Sacrifice

Sacrifice: Now or Later?
I’ve heard it said before that, in this business, as well as life in general, you can either sacrifice your present for your future, or sacrifice your future for your present. This is a true statement. Most any successful “self-made” business person will tell you how key a component the concept of sacrifice was to the overall equation of their success. Marty and I can
attest to this.


Sacrifice means a lot of different things when building a successful final expense agency. I’ll briefly focus on the two
biggest elements you will face: time and money.


Time
I (almost) hate to break it to anyone who hasn’t figured this out yet: This career opportunity is NOT a 40-hour-a-week job. In order to maximize all that is possible with Lincoln, you’ll have to give up more time with family, hobbies, and events than your “regularly” employed peers. If you give some of that up now, later as you achieve financial freedom and
especially as you retire, you will not only gain that time back; but also enjoy it at a higher quality. Some of those peers you missed seeing at the ballfield may have to work well into their old age just to make ends meet.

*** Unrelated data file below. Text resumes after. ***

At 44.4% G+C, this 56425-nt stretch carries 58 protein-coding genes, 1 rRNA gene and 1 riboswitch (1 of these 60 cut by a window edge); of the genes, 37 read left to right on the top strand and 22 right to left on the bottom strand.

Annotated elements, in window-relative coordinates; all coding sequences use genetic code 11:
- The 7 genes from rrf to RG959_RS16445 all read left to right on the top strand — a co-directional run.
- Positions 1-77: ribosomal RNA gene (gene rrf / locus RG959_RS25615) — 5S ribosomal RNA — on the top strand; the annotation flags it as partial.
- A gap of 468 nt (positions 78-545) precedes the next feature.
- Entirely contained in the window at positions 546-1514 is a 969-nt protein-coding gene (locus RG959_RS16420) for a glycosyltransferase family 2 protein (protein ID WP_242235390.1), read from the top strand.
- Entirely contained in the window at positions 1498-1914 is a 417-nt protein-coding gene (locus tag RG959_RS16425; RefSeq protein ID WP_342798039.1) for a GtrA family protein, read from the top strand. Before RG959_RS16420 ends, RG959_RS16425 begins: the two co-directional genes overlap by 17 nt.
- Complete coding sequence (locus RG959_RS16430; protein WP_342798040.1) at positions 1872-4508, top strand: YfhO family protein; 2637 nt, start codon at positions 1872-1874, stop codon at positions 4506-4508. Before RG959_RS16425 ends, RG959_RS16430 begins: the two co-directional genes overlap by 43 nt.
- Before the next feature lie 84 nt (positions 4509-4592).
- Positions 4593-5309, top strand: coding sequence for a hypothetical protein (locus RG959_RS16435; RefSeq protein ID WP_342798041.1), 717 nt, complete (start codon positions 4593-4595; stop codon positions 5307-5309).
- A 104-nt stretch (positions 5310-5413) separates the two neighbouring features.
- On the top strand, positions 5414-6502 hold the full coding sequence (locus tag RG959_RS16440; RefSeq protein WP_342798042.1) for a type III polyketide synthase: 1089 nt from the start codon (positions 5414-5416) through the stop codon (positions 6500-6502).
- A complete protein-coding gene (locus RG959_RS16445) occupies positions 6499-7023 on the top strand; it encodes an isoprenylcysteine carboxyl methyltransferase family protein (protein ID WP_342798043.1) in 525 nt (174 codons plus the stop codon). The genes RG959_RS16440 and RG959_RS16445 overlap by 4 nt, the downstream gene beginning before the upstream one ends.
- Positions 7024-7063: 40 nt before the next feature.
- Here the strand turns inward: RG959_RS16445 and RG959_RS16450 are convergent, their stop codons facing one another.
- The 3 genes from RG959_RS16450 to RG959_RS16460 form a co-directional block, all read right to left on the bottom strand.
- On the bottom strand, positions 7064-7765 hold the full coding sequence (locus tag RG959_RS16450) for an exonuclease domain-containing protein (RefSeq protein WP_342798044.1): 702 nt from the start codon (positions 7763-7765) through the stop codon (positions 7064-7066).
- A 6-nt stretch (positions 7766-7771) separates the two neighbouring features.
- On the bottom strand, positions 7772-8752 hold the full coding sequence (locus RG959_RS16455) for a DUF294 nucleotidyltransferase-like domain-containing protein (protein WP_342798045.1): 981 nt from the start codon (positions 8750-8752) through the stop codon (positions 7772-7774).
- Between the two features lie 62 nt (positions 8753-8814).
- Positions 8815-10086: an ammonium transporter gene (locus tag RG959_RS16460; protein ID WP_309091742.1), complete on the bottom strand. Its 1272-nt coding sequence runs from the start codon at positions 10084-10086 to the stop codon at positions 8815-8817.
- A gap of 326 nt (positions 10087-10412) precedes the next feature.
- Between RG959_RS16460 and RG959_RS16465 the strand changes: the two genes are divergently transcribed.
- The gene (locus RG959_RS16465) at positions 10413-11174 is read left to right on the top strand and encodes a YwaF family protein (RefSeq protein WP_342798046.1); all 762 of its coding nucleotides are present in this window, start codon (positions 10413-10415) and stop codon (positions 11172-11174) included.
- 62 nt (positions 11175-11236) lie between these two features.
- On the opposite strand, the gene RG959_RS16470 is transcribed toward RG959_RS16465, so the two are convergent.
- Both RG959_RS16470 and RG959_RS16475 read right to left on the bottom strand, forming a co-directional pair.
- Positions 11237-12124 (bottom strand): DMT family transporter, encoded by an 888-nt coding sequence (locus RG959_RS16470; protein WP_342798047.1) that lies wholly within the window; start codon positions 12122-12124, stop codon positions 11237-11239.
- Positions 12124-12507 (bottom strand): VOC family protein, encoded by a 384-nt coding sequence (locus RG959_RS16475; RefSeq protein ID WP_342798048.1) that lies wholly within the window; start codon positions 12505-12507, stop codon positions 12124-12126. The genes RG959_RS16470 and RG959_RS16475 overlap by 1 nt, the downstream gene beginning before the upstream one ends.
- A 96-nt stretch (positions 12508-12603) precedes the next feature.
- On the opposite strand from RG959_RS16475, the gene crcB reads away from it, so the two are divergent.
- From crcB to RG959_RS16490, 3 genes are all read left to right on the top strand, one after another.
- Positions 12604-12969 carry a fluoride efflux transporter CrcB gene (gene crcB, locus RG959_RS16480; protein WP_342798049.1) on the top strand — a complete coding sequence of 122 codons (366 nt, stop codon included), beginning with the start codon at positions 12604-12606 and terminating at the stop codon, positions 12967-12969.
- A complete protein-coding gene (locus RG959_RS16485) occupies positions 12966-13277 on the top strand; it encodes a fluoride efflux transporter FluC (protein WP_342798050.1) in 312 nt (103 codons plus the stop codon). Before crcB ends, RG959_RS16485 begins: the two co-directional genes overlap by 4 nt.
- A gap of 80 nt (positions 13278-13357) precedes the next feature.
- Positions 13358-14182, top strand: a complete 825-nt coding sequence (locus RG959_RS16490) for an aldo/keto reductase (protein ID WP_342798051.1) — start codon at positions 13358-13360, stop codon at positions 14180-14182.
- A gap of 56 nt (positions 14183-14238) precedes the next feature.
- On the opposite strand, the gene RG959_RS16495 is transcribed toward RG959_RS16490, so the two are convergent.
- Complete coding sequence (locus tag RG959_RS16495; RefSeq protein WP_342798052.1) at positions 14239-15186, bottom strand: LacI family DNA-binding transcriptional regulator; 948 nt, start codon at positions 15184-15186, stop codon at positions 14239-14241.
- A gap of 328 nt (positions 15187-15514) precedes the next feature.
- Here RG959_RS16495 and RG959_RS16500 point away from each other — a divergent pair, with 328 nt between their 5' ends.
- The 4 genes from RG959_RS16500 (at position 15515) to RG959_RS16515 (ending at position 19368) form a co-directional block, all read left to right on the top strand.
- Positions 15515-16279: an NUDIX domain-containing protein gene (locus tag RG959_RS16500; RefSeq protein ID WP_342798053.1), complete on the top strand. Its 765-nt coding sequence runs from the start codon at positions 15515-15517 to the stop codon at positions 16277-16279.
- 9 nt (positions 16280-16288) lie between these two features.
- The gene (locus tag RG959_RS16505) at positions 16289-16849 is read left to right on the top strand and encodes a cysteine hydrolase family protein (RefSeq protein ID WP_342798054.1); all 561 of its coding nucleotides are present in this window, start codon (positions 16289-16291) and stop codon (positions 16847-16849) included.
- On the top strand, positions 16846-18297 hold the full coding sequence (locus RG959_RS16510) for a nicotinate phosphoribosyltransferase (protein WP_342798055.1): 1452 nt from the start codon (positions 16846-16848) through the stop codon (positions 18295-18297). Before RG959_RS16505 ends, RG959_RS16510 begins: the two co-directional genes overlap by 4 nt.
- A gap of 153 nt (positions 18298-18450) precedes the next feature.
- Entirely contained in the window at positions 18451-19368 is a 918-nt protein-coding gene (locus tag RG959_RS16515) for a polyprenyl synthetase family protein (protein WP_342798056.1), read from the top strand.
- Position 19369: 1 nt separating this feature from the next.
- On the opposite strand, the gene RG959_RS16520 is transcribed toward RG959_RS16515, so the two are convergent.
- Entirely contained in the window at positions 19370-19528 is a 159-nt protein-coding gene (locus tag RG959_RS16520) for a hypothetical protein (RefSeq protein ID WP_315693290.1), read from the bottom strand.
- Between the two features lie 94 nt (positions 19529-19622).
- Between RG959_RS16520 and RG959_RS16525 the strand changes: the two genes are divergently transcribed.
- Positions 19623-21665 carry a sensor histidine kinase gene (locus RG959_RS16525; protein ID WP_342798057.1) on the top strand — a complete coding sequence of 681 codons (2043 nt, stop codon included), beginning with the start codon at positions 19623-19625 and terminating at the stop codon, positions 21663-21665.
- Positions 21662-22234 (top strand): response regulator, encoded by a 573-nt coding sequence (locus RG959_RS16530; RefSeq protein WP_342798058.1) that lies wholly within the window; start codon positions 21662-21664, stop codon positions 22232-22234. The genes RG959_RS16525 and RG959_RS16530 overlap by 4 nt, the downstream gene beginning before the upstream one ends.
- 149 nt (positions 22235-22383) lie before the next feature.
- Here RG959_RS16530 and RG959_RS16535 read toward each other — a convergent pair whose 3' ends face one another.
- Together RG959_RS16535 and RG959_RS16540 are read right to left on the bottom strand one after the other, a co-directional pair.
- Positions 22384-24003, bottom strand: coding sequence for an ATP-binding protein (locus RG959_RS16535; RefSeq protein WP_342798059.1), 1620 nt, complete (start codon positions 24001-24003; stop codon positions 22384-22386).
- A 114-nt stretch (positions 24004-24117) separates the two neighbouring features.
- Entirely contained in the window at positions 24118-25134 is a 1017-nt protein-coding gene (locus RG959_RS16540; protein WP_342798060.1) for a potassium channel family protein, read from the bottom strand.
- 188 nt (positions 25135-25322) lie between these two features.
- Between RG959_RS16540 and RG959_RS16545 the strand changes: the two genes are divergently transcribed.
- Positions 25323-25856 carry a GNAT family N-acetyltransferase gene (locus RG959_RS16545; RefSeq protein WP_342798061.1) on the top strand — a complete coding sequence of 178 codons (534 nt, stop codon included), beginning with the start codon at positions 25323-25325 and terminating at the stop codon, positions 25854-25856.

Money
It takes money to make money. Employees typically don’t have to worry about expenses and cash flow. Everything they take home from their paychecks is theirs. You, as a final expense agent, must worry about an operating budget, taxes, and everything else that entails just so you can stay in business. You can’t spend every bit of your commissions every week on yourself and family and expect to build anything lasting. When you are in the struggling beginning stages of this career, that IS sacrifice.


If you are married and have a family, you are not the only one sacrificing. Choose your sacrifices wisely. I wasn’t able to spend every night at home when my oldest daughter was little. I missed some events because I was out building this business. Today, she is a high school graduate very pleased to be heading to an exclusive and expensive college this fall that I wouldn’t have been able to send her to if I had been on a “normal” job path. My family and I can tell you it’s worth it.


Thanks everyone,
Wade